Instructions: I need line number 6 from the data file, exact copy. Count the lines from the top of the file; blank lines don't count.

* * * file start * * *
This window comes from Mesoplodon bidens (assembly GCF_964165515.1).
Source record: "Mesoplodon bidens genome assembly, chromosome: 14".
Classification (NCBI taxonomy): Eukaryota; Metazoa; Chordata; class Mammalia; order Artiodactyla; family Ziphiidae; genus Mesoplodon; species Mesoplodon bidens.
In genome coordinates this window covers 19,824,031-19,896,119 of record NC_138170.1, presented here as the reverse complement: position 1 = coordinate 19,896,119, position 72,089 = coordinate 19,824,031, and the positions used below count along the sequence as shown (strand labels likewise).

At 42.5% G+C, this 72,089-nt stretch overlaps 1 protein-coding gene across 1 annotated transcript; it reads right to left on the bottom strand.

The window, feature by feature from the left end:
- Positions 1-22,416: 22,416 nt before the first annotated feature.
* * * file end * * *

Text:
The window, feature by feature from the left end: